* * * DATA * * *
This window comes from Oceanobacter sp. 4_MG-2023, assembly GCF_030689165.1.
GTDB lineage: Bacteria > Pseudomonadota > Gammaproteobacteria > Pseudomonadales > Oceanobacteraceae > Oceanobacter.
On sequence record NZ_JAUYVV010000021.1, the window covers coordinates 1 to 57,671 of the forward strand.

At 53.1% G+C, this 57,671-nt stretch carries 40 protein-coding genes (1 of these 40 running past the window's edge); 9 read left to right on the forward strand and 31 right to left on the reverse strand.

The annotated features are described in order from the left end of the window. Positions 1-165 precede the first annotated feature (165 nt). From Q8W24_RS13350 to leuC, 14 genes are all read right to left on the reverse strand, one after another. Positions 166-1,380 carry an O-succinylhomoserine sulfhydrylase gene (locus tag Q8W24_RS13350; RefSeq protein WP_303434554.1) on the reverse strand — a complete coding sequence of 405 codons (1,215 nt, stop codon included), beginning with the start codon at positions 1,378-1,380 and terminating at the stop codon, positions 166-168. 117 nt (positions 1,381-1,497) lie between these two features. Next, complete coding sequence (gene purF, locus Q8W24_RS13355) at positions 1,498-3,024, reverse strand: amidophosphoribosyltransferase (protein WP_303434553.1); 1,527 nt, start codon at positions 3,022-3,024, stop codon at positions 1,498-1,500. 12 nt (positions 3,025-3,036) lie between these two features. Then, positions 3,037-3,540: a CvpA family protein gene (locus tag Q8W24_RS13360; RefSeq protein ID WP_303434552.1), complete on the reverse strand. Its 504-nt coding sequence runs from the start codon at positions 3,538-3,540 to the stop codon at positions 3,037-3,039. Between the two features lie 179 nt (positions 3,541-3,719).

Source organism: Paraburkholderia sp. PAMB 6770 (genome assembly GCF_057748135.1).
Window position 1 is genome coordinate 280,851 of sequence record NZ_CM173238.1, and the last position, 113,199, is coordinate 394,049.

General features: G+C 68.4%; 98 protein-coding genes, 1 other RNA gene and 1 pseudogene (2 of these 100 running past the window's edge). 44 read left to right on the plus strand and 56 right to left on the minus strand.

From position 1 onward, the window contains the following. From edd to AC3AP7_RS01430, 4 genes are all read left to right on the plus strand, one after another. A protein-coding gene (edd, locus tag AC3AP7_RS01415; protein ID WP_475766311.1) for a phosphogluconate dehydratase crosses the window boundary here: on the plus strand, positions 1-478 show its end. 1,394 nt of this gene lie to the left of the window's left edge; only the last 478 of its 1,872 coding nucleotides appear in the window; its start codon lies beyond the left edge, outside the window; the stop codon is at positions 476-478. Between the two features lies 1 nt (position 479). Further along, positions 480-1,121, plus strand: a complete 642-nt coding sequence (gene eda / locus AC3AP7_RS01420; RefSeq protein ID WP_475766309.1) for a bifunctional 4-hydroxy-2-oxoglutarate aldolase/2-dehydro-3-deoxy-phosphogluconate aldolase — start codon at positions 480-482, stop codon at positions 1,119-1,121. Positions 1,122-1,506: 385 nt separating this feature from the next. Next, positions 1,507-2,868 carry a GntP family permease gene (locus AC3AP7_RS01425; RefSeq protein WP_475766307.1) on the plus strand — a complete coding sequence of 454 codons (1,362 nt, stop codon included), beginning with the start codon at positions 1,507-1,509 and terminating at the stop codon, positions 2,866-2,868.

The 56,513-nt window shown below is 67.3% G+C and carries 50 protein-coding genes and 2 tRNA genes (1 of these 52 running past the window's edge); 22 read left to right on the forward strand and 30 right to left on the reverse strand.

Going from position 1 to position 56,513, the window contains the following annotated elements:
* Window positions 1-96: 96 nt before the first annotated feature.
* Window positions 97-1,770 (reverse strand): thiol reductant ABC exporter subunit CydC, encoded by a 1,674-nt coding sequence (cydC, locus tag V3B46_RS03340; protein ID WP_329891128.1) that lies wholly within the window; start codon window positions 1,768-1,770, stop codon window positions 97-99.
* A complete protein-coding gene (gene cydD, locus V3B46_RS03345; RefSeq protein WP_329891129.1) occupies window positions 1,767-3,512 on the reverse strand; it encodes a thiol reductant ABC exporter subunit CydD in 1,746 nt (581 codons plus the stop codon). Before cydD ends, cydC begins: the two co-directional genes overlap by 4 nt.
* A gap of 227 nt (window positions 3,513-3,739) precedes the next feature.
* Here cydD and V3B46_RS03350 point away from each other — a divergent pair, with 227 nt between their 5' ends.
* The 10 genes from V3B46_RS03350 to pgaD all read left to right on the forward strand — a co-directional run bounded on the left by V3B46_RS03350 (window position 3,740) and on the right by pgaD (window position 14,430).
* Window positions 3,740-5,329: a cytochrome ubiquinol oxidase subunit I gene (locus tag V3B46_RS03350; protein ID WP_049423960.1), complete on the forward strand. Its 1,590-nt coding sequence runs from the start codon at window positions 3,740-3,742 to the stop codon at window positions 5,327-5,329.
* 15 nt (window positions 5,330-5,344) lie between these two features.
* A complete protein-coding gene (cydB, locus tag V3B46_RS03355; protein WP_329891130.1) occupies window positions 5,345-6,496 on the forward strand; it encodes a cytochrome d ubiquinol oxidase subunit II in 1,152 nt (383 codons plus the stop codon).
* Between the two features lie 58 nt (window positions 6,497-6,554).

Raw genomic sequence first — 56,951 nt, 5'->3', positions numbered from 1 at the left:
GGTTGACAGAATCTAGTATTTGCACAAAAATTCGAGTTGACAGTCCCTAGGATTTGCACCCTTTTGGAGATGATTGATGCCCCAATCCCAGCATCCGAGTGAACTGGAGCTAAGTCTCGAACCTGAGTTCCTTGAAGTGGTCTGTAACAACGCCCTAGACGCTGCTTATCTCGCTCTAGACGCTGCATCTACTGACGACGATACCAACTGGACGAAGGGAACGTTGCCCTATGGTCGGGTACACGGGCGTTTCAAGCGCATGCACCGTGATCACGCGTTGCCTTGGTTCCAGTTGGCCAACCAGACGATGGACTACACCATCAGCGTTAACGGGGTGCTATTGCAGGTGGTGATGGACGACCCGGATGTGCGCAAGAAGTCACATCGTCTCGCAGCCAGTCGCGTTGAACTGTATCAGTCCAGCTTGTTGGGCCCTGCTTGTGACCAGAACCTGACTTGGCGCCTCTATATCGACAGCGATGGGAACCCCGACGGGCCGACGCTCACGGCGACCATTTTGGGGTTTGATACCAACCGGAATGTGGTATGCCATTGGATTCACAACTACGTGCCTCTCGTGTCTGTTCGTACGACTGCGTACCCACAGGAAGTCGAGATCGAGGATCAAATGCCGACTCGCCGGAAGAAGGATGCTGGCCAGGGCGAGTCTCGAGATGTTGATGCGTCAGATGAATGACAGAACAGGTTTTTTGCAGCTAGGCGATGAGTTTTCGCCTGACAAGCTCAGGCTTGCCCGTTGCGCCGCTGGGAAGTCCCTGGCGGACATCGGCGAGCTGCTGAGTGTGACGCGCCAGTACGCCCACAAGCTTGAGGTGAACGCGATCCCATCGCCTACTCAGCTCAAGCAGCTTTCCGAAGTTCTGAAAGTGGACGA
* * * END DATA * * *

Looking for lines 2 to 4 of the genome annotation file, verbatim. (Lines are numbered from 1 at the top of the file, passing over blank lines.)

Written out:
GTDB lineage: Bacteria > Pseudomonadota > Gammaproteobacteria > Pseudomonadales > Oceanobacteraceae > Oceanobacter.
On sequence record NZ_JAUYVV010000021.1, the window covers coordinates 1 to 57,671 of the forward strand.

At 53.1% G+C, this 57,671-nt stretch carries 40 protein-coding genes (1 of these 40 running past the window's edge); 9 read left to right on the forward strand and 31 right to left on the reverse strand.